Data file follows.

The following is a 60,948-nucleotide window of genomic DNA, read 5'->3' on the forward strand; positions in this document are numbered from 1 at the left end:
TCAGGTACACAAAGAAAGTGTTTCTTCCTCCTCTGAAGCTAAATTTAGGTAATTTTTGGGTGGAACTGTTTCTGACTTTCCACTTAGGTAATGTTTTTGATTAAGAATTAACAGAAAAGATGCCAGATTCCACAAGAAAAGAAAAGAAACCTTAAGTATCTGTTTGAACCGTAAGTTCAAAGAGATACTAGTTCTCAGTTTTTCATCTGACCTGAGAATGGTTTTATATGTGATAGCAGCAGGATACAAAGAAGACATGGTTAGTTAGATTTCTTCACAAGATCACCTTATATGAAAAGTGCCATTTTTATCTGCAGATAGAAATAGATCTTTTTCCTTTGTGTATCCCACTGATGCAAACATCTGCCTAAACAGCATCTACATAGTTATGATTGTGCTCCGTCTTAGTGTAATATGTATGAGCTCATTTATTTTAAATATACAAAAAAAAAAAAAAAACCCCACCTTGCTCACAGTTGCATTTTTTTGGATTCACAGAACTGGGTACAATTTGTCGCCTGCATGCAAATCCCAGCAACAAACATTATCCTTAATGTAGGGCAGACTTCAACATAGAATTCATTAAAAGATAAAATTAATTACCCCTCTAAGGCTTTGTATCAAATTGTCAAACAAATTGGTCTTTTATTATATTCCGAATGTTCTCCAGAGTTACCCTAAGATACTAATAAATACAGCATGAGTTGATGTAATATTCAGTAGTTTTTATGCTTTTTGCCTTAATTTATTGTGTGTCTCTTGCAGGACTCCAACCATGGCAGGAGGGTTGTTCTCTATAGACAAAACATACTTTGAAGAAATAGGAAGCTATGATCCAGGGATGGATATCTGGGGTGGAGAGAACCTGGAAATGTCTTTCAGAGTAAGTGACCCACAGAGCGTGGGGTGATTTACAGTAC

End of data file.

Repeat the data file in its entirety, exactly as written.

The following is a 60,948-nucleotide window of genomic DNA, read 5'->3' on the forward strand; positions in this document are numbered from 1 at the left end:
TCAGGTACACAAAGAAAGTGTTTCTTCCTCCTCTGAAGCTAAATTTAGGTAATTTTTGGGTGGAACTGTTTCTGACTTTCCACTTAGGTAATGTTTTTGATTAAGAATTAACAGAAAAGATGCCAGATTCCACAAGAAAAGAAAAGAAACCTTAAGTATCTGTTTGAACCGTAAGTTCAAAGAGATACTAGTTCTCAGTTTTTCATCTGACCTGAGAATGGTTTTATATGTGATAGCAGCAGGATACAAAGAAGACATGGTTAGTTAGATTTCTTCACAAGATCACCTTATATGAAAAGTGCCATTTTTATCTGCAGATAGAAATAGATCTTTTTCCTTTGTGTATCCCACTGATGCAAACATCTGCCTAAACAGCATCTACATAGTTATGATTGTGCTCCGTCTTAGTGTAATATGTATGAGCTCATTTATTTTAAATATACAAAAAAAAAAAAAAAACCCCACCTTGCTCACAGTTGCATTTTTTTGGATTCACAGAACTGGGTACAATTTGTCGCCTGCATGCAAATCCCAGCAACAAACATTATCCTTAATGTAGGGCAGACTTCAACATAGAATTCATTAAAAGATAAAATTAATTACCCCTCTAAGGCTTTGTATCAAATTGTCAAACAAATTGGTCTTTTATTATATTCCGAATGTTCTCCAGAGTTACCCTAAGATACTAATAAATACAGCATGAGTTGATGTAATATTCAGTAGTTTTTATGCTTTTTGCCTTAATTTATTGTGTGTCTCTTGCAGGACTCCAACCATGGCAGGAGGGTTGTTCTCTATAGACAAAACATACTTTGAAGAAATAGGAAGCTATGATCCAGGGATGGATATCTGGGGTGGAGAGAACCTGGAAATGTCTTTCAGAGTAAGTGACCCACAGAGCGTGGGGTGATTTACAGTAC